Ebola vaccine found safe, effective in human trials: WHOThe World Health Organisation (WHO) today said that an experimental Ebola vaccine has been found to be 100 per cent affective against the deadly virus in a major human trial in Guinea.
The World Health Organisation (WHO) today said that an experimental Ebola vaccine has been found to be 100 per cent affective against the deadly virus in a major human trial in Guinea.
According to the results published in British medical journal ‘The Lancet’, the vaccine, called rVSV-ZEBOV, is the first to prevent infection from one of the most lethal known pathogens.
The vaccine was studied in a trial involving 11,841 people in Guinea last year. Among the 5,837 people who received the vaccine, no Ebola cases were recorded 10 days or more after vaccination.
In comparison, there were 23 cases 10 days or more after vaccination among those who did not receive the vaccine. The trial was led by the WHO, together with Guinea's Ministry of Health and other international partners.
"While these compelling results come too late for those who lost their lives during West Africa's Ebola epidemic, they show that when the next Ebola outbreak hits, we will not be defenceless," said Dr Marie-Paule Kieny, WHO's Assistant Director-General for Health Systems and Innovation, and the study's lead author.
Alongside Liberia and Sierra Leone, Guinea was one of the three West African countries most affected by the Ebola outbreak of 2013 to 2016, which killed more than 11,000 people.
Since Ebola virus was first identified in 1976, sporadic outbreaks have been reported in Africa. However, the 2013-2016 West African Ebola outbreak, which resulted in more than 11, 300 deaths, highlighted the need for a vaccine, WHO said.
The trial took place in the coastal region of Basse-Guinee, the area of Guinea still experiencing new Ebola cases when the trial started last year. The trial used an innovative design, a so-called "ring vaccination" approach - the same method used to eradicate small pox.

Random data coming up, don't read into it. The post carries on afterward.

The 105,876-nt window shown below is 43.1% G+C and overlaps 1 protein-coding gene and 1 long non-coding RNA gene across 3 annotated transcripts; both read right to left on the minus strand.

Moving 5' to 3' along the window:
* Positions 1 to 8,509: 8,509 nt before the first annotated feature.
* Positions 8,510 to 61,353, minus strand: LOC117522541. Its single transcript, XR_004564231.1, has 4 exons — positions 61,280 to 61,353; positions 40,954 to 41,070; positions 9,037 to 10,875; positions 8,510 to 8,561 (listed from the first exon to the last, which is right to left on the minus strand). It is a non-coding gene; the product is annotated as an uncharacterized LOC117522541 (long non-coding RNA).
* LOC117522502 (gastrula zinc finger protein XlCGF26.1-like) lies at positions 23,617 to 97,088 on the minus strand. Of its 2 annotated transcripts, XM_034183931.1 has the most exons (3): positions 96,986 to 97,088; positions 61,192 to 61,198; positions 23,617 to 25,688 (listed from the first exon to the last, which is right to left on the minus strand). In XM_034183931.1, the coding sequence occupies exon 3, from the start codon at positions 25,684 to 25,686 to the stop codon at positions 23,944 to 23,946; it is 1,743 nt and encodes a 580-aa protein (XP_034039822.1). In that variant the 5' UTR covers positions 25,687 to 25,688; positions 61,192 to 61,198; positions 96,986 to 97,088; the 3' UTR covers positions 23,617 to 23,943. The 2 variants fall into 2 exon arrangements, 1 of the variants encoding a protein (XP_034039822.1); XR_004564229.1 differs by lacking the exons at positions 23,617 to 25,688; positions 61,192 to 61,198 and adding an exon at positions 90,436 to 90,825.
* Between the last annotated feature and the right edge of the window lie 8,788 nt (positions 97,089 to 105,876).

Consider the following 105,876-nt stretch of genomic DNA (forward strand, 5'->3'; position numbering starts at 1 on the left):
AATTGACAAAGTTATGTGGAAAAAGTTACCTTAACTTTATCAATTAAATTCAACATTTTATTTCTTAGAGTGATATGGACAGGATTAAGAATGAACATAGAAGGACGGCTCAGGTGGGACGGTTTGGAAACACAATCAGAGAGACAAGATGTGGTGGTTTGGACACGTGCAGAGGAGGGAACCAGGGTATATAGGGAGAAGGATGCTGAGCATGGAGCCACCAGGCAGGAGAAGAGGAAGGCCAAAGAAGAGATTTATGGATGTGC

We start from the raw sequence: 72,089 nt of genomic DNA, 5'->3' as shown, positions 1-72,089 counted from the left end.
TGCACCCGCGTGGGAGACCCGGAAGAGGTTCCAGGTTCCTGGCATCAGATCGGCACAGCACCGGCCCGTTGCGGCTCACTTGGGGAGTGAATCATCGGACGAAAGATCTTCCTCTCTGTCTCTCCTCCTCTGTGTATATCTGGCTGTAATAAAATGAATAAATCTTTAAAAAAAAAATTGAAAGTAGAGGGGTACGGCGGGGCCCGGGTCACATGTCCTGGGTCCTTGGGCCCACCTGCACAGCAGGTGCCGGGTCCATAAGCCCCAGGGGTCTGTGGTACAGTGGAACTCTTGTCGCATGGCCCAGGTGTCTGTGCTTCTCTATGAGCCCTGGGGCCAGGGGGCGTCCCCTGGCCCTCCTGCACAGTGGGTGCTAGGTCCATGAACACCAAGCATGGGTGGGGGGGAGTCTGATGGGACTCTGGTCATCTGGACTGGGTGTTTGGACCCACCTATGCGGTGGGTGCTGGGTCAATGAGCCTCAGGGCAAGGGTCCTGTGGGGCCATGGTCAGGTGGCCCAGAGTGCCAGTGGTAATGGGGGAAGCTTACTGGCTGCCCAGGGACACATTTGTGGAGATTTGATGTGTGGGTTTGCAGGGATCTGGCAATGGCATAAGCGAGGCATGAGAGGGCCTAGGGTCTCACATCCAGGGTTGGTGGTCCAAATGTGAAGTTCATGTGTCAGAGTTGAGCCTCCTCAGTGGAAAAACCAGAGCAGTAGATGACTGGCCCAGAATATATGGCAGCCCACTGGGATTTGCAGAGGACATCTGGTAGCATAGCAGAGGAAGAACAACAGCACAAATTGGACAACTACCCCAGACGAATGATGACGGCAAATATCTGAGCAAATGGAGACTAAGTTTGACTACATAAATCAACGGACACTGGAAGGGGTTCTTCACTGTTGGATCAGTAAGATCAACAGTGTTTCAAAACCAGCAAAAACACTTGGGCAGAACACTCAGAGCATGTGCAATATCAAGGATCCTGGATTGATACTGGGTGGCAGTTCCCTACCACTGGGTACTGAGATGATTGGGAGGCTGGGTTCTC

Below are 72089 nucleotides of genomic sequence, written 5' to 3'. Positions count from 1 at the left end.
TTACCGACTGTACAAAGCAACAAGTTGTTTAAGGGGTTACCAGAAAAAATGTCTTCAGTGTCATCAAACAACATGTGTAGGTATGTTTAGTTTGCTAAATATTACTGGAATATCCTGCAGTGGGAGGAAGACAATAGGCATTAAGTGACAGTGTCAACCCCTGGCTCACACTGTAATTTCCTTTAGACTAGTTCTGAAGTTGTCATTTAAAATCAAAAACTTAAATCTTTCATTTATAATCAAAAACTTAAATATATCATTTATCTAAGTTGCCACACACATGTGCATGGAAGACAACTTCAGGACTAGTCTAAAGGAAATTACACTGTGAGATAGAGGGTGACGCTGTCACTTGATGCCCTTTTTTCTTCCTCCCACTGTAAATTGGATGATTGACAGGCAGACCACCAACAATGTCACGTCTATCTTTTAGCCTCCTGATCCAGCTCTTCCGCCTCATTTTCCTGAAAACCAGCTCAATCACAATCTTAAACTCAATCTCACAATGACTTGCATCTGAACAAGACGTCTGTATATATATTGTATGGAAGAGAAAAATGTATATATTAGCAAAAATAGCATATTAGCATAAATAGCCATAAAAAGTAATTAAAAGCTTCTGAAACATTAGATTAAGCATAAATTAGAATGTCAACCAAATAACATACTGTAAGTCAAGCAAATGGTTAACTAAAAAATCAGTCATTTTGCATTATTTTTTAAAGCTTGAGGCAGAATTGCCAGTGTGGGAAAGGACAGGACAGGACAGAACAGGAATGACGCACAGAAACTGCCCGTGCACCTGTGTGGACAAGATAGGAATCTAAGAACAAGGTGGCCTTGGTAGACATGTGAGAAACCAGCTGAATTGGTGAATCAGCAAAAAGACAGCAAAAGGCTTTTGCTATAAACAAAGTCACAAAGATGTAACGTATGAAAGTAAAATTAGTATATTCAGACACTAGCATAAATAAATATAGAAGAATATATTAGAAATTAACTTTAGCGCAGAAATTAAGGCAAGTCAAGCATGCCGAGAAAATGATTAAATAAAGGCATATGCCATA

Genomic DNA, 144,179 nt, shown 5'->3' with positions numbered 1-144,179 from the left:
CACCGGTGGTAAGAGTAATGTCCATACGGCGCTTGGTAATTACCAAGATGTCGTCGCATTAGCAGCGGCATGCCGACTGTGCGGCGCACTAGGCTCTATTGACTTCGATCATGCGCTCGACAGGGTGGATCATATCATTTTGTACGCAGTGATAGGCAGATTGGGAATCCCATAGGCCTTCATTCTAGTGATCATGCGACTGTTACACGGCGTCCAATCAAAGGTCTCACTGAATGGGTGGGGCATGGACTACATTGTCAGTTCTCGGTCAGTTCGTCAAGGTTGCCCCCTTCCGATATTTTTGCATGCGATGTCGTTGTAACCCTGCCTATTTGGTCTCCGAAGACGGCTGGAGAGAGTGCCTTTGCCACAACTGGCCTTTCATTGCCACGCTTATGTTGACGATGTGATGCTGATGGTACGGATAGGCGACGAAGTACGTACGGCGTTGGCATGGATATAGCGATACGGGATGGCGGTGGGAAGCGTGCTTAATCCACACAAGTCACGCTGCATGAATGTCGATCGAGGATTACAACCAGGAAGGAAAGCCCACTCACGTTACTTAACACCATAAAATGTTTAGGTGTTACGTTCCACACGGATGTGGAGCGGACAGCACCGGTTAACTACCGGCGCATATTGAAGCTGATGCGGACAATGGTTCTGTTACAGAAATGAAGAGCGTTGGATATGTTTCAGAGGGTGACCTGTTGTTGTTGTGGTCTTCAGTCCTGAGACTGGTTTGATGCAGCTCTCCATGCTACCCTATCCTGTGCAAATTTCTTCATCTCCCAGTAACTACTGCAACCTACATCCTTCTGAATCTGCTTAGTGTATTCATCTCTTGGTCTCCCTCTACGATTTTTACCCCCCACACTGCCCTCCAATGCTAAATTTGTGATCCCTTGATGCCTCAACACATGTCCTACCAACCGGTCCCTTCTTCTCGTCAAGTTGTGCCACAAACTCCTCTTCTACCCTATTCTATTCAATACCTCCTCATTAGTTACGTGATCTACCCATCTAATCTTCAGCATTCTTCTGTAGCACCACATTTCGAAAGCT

When a new Ebola case was diagnosed, the research team traced all people who may have been in contact with that case within the previous three weeks, such as people who lived in the same household, were visited by the patient, or were in close contact with the patient, their clothes or linen, as well as certain "contacts of contacts".
A total of 117 clusters (or "rings") were identified, each made up of an average of 80 people.
Initially, rings were randomised to receive the vaccine either immediately or after a three-week delay, and only adults over 18 years were offered the vaccine.
After interim results were published showing the vaccine's efficacy, all rings were offered the vaccine immediately and the trial was also opened to children older than six years.
The vaccine's manufacturer, Merck, Sharpe and Dohme, this year received Breakthrough Therapy Designation from the US Food and Drug Administration and PRIME status from the European Medicines Agency, enabling faster regulatory review of the vaccine once it is submitted.
With PTI Inputs